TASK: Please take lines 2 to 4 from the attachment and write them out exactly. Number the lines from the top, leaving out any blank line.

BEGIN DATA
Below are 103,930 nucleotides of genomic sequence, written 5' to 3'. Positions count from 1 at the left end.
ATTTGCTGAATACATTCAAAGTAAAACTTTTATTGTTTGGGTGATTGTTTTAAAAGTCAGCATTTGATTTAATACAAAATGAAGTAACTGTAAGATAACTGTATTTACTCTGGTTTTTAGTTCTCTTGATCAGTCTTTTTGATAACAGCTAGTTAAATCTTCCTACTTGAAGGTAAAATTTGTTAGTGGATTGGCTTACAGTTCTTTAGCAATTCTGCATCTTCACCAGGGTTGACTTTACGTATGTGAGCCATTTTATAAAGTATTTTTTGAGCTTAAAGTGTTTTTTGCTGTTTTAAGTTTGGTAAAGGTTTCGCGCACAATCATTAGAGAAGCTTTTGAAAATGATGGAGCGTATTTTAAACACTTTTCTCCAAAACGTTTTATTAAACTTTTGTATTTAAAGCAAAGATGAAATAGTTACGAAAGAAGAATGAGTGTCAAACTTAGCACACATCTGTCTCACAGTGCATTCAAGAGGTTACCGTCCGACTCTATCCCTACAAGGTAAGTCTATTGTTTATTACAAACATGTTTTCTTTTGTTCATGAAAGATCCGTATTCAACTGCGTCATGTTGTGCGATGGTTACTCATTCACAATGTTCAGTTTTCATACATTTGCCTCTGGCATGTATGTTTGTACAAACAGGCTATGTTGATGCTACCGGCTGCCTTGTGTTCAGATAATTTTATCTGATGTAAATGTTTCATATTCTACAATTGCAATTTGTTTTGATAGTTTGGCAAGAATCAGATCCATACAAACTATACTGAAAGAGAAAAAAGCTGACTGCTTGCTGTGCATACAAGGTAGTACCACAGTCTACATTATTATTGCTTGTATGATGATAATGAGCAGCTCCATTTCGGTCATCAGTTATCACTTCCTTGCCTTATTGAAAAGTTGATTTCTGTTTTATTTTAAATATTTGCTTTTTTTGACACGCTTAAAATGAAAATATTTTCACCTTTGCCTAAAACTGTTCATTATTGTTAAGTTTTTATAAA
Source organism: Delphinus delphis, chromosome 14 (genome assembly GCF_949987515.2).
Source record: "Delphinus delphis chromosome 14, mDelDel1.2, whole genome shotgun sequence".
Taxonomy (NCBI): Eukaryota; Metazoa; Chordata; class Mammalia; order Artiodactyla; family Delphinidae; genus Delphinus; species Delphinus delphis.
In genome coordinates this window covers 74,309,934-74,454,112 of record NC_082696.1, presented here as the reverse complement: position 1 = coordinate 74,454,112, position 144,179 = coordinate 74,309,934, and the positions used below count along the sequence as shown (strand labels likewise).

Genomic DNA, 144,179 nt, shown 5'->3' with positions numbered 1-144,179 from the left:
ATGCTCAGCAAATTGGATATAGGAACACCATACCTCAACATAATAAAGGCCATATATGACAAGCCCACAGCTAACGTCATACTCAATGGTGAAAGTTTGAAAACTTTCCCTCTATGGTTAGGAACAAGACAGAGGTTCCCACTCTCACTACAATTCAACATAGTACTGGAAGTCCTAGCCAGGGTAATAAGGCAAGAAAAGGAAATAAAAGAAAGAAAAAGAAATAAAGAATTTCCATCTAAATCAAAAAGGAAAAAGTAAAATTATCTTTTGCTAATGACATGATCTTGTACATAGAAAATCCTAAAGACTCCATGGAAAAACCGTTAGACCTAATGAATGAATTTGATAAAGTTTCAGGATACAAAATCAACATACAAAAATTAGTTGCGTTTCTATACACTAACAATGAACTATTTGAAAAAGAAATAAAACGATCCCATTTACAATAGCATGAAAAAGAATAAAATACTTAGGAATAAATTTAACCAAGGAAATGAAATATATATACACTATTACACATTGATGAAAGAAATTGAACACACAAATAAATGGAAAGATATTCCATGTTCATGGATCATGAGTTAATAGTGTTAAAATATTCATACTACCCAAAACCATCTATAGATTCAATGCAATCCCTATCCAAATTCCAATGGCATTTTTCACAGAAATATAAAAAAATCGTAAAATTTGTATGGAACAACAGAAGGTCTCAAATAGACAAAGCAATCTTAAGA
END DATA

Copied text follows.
ATTTGCTGAATACATTCAAAGTAAAACTTTTATTGTTTGGGTGATTGTTTTAAAAGTCAGCATTTGATTTAATACAAAATGAAGTAACTGTAAGATAACTGTATTTACTCTGGTTTTTAGTTCTCTTGATCAGTCTTTTTGATAACAGCTAGTTAAATCTTCCTACTTGAAGGTAAAATTTGTTAGTGGATTGGCTTACAGTTCTTTAGCAATTCTGCATCTTCACCAGGGTTGACTTTACGTATGTGAGCCATTTTATAAAGTATTTTTTGAGCTTAAAGTGTTTTTTGCTGTTTTAAGTTTGGTAAAGGTTTCGCGCACAATCATTAGAGAAGCTTTTGAAAATGATGGAGCGTATTTTAAACACTTTTCTCCAAAACGTTTTATTAAACTTTTGTATTTAAAGCAAAGATGAAATAGTTACGAAAGAAGAATGAGTGTCAAACTTAGCACACATCTGTCTCACAGTGCATTCAAGAGGTTACCGTCCGACTCTATCCCTACAAGGTAAGTCTATTGTTTATTACAAACATGTTTTCTTTTGTTCATGAAAGATCCGTATTCAACTGCGTCATGTTGTGCGATGGTTACTCATTCACAATGTTCAGTTTTCATACATTTGCCTCTGGCATGTATGTTTGTACAAACAGGCTATGTTGATGCTACCGGCTGCCTTGTGTTCAGATAATTTTATCTGATGTAAATGTTTCATATTCTACAATTGCAATTTGTTTTGATAGTTTGGCAAGAATCAGATCCATACAAACTATACTGAAAGAGAAAAAAGCTGACTGCTTGCTGTGCATACAAGGTAGTACCACAGTCTACATTATTATTGCTTGTATGATGATAATGAGCAGCTCCATTTCGGTCATCAGTTATCACTTCCTTGCCTTATTGAAAAGTTGATTTCTGTTTTATTTTAAATATTTGCTTTTTTTGACACGCTTAAAATGAAAATATTTTCACCTTTGCCTAAAACTGTTCATTATTGTTAAGTTTTTATAAA
Source organism: Delphinus delphis, chromosome 14 (genome assembly GCF_949987515.2).
Source record: "Delphinus delphis chromosome 14, mDelDel1.2, whole genome shotgun sequence".